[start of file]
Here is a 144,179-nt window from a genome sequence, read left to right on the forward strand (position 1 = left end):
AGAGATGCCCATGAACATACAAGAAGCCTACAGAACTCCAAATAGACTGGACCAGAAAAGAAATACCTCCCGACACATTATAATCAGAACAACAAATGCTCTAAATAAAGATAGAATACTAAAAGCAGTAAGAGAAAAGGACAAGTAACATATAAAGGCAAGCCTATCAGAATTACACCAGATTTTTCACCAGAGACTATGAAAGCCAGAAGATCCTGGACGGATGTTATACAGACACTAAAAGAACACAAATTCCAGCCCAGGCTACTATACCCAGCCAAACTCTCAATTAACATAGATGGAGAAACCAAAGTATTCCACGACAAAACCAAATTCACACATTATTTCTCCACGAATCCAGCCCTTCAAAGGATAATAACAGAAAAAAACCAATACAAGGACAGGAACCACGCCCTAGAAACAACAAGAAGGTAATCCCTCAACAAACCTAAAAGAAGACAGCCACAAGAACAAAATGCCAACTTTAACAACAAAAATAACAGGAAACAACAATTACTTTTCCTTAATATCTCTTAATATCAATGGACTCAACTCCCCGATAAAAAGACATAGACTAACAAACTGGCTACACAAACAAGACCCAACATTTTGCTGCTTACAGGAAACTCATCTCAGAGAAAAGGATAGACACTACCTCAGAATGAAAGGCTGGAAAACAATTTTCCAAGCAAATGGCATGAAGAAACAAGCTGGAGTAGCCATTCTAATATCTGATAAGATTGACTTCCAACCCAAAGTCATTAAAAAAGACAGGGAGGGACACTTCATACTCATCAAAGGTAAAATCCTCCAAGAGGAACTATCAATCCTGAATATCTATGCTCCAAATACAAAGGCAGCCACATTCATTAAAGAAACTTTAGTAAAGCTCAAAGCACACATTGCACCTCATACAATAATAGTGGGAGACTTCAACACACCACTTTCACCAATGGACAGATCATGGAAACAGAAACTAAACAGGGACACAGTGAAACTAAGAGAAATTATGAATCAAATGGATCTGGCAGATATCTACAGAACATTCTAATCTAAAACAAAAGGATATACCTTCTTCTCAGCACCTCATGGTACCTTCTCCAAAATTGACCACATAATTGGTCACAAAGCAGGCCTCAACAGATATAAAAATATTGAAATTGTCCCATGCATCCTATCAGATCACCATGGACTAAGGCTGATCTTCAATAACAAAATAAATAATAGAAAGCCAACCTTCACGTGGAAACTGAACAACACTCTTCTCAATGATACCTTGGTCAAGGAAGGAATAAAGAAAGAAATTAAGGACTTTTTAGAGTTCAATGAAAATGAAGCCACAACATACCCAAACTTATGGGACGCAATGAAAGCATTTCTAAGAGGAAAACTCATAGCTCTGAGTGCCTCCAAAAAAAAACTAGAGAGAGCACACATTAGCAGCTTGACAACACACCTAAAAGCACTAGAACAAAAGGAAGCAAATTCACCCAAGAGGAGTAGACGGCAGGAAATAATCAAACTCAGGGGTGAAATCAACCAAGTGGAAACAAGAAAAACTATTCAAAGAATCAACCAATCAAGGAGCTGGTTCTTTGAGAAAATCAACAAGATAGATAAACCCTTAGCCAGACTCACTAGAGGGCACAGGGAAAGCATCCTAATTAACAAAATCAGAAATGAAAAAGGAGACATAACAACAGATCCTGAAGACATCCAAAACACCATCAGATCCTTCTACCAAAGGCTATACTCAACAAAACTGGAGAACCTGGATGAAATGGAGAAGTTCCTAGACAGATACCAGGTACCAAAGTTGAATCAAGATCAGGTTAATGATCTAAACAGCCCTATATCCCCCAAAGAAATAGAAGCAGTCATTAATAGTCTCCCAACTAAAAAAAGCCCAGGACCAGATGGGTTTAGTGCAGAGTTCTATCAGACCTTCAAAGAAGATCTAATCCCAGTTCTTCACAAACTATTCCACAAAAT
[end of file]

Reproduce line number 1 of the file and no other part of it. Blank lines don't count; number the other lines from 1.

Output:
Here is a 144,179-nt window from a genome sequence, read left to right on the forward strand (position 1 = left end):